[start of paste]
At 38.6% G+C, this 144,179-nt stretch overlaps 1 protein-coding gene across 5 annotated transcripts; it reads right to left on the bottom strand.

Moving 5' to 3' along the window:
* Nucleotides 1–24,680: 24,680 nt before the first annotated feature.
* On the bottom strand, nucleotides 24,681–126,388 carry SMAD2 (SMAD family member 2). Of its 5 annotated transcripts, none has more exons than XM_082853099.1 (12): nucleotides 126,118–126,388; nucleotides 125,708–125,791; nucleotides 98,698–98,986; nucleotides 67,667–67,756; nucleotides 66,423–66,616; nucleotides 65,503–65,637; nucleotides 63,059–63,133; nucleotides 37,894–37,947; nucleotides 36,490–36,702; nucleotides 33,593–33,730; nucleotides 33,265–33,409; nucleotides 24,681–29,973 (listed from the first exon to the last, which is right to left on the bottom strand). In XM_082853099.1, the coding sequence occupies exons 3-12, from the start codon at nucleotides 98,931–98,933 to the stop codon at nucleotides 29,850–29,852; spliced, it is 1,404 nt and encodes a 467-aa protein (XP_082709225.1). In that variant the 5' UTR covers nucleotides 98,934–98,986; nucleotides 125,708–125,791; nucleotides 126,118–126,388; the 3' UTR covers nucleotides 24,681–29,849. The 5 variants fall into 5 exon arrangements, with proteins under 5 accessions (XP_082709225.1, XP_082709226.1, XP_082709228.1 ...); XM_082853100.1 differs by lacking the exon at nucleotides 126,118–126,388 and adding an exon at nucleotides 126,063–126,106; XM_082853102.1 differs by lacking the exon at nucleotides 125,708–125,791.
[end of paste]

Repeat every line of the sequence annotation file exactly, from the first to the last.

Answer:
At 38.6% G+C, this 144,179-nt stretch overlaps 1 protein-coding gene across 5 annotated transcripts; it reads right to left on the bottom strand.

Moving 5' to 3' along the window:
* Nucleotides 1–24,680: 24,680 nt before the first annotated feature.
* On the bottom strand, nucleotides 24,681–126,388 carry SMAD2 (SMAD family member 2). Of its 5 annotated transcripts, none has more exons than XM_082853099.1 (12): nucleotides 126,118–126,388; nucleotides 125,708–125,791; nucleotides 98,698–98,986; nucleotides 67,667–67,756; nucleotides 66,423–66,616; nucleotides 65,503–65,637; nucleotides 63,059–63,133; nucleotides 37,894–37,947; nucleotides 36,490–36,702; nucleotides 33,593–33,730; nucleotides 33,265–33,409; nucleotides 24,681–29,973 (listed from the first exon to the last, which is right to left on the bottom strand). In XM_082853099.1, the coding sequence occupies exons 3-12, from the start codon at nucleotides 98,931–98,933 to the stop codon at nucleotides 29,850–29,852; spliced, it is 1,404 nt and encodes a 467-aa protein (XP_082709225.1). In that variant the 5' UTR covers nucleotides 98,934–98,986; nucleotides 125,708–125,791; nucleotides 126,118–126,388; the 3' UTR covers nucleotides 24,681–29,849. The 5 variants fall into 5 exon arrangements, with proteins under 5 accessions (XP_082709225.1, XP_082709226.1, XP_082709228.1 ...); XM_082853100.1 differs by lacking the exon at nucleotides 126,118–126,388 and adding an exon at nucleotides 126,063–126,106; XM_082853102.1 differs by lacking the exon at nucleotides 125,708–125,791.